When someone close to you dies, it’s natural to experience regret. Whether it’s how you said goodbye, or didn’t say “I love you,” it’s almost never how you wanted to leave things. So it’s natural for Prince Harry to wish he could’ve said something different, something meaningful, something more, to his mother, Princess Diana, on the day she died.
Harry and William, aged 12 and 15, respectively, took a break from playing with their cousins at Balmoral when their mother called, and were eager to get back to them. “And if I’d known that that was the last time I was going to speak to my mother, the things that I would — the things I would have said to her,” Harry says in the documentary, Our Mother Diana: Her Life and Legacy, which airs today on ITV in the U.K.
Harry also sat down with two landmine victims, saying, “You guys were the almost the last people to see my mother. Well, you saw my mother more recently than I did, I guess,” revealing that he and his brother hadn’t seen their mom in more than a month before she died.
William spoke about how sad he felt that his mother would never meet his family, saying, “They will never know her.” But Will did add that the memory of “Granny Diana” remains strong in the Cambridge household.
“We’ve got more photos up round the house now of her and we talk about her a bit and stuff,” he said. “It’s hard because obviously Catherine didn’t know her, so she cannot really provide that — that level of detail. So, I do [when] regularly putting George or Charlotte to bed, talk about her and just try and remind them that there are two grandmothers, there were two grandmothers in their lives, and so it’s important that they know who she was and that she existed.”
William added that he also felt like his mom was present during his wedding to Kate, giving him strength and support.
William did joke that Diana would be “a nightmare grandmother, absolute nightmare. She’d love the children to bits, but she’d be an absolute nightmare. She’d come and go and she’d come in probably at bath time, cause an amazing amount of scene, bubbles everywhere, bathwater all over the place and — and then leave.”
Will wants to be as hands-on with his kids as Diana was with him and Harry, saying, “I want to make as much time and effort with Charlotte and George as I can because I realize that these early years particularly are crucial for children, and having seen, you know, what she did for us.”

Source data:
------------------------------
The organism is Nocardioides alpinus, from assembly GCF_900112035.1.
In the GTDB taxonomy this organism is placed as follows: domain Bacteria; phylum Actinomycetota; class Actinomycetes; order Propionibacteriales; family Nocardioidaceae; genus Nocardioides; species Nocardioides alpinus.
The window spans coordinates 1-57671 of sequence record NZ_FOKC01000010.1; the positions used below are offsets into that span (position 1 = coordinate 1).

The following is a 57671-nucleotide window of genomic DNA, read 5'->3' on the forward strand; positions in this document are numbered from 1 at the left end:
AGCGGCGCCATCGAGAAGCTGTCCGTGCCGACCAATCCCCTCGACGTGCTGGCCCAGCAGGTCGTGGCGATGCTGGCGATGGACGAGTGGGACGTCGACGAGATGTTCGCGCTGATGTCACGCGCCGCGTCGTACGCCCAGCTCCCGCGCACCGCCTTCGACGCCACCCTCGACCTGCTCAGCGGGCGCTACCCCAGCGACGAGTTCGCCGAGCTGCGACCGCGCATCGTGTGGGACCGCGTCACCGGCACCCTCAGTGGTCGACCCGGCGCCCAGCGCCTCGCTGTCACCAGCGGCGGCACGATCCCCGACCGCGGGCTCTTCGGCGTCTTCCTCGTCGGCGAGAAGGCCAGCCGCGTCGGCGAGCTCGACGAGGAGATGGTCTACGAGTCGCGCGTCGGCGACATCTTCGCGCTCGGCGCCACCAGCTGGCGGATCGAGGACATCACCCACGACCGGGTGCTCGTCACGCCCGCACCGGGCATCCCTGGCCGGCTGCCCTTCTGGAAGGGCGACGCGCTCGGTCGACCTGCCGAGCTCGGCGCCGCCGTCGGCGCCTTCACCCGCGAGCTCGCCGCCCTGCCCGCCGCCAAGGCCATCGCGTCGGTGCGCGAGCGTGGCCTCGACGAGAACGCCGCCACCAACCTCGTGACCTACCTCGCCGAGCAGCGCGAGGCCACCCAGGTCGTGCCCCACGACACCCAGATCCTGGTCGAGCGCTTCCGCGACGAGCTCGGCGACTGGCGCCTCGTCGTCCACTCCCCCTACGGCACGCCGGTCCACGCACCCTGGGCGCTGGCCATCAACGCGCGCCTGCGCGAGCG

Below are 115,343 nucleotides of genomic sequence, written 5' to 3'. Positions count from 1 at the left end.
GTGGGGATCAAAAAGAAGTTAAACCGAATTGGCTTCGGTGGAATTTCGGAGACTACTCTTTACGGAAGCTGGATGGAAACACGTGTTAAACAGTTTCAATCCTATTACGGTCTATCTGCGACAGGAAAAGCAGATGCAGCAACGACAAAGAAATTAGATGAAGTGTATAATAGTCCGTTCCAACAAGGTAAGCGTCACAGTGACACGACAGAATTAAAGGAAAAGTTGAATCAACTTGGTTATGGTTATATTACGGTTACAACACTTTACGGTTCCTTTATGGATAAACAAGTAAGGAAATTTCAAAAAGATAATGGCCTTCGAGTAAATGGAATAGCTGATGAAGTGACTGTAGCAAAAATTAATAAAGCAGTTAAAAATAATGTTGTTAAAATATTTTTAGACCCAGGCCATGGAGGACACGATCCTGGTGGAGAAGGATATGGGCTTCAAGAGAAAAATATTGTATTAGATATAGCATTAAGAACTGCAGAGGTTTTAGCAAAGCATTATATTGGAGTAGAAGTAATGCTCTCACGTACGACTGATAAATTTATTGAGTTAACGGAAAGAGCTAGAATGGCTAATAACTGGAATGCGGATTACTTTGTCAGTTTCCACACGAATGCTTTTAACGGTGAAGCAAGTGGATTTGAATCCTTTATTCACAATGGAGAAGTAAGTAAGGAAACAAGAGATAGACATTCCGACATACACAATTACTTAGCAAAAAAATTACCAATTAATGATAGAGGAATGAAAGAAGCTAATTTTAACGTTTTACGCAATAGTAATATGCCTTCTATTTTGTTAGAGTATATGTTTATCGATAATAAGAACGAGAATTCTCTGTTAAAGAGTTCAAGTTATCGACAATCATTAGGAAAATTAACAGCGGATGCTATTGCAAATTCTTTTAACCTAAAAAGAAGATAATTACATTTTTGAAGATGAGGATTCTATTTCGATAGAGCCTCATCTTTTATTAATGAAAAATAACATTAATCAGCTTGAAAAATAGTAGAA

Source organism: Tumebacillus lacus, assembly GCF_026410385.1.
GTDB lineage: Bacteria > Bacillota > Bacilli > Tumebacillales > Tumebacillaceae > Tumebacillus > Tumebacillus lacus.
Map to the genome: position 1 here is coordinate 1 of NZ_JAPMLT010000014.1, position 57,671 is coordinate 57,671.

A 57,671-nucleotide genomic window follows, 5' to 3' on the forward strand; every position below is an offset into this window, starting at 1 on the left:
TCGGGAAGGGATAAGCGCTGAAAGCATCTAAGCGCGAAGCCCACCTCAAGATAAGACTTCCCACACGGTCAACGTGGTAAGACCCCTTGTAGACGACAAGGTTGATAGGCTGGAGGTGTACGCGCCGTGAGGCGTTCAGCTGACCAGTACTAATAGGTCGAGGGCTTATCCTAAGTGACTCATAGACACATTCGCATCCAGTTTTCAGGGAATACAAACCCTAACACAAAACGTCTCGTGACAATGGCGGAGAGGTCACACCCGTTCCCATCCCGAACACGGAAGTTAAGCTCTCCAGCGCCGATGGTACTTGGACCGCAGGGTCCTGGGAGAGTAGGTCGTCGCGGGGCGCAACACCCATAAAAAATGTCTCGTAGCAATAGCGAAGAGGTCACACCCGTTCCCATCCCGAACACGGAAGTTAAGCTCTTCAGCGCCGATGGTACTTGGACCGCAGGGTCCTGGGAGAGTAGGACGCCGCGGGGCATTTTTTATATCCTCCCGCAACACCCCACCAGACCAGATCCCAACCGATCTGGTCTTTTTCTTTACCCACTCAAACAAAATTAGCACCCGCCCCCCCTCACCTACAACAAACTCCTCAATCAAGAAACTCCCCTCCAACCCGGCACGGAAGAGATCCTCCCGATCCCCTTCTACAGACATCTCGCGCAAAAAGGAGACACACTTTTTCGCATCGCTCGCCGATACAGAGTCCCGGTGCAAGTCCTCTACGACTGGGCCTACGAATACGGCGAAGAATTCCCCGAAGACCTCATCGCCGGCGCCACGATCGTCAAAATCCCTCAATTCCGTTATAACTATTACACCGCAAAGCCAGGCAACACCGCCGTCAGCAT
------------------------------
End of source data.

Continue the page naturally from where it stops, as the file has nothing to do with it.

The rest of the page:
Sadly, Harry revealed that he’s held on to a lot of feelings since his mother’s death, explaining that he’s only cried tears of grief at her graveside at Althorp on September 6, 1997, and since then, “maybe once,” acknowledging that “there’s a lot of grief that still needs to be let out.”
The special marks the 20th anniversary of Diana’s death in a Paris car crash on August 31, 1997. The brothers get really personal, but also vowed that this is the last time they’ll speak out so openly and publicly about their mother.
Ahead of its broadcast, Harry and William shared photographs from their personal collection and just, wow. Hopefully this is exactly what Will and Harry need, to keep their mom’s legacy and memory strong, but also to heal.
The Duke and Prince Harry are pleased to share three photographs from the personal photo album of the late Diana, Princess of Wales that feature in the new ITV documentary ‘Diana, Our Mother: Her Life and Legacy.’ The 90-minute film, made by Oxford Film and Television, celebrates the life and work of Diana, Princess of Wales in the 20th anniversary year since her passing. In the documentary, The Duke and Prince Harry recall fond memories from their childhood as they look through photographs in a family album assembled by the late Princess. ‘Diana, Our Mother: Her Life and Legacy’ will air on @itv at 9pm on Monday 24th July.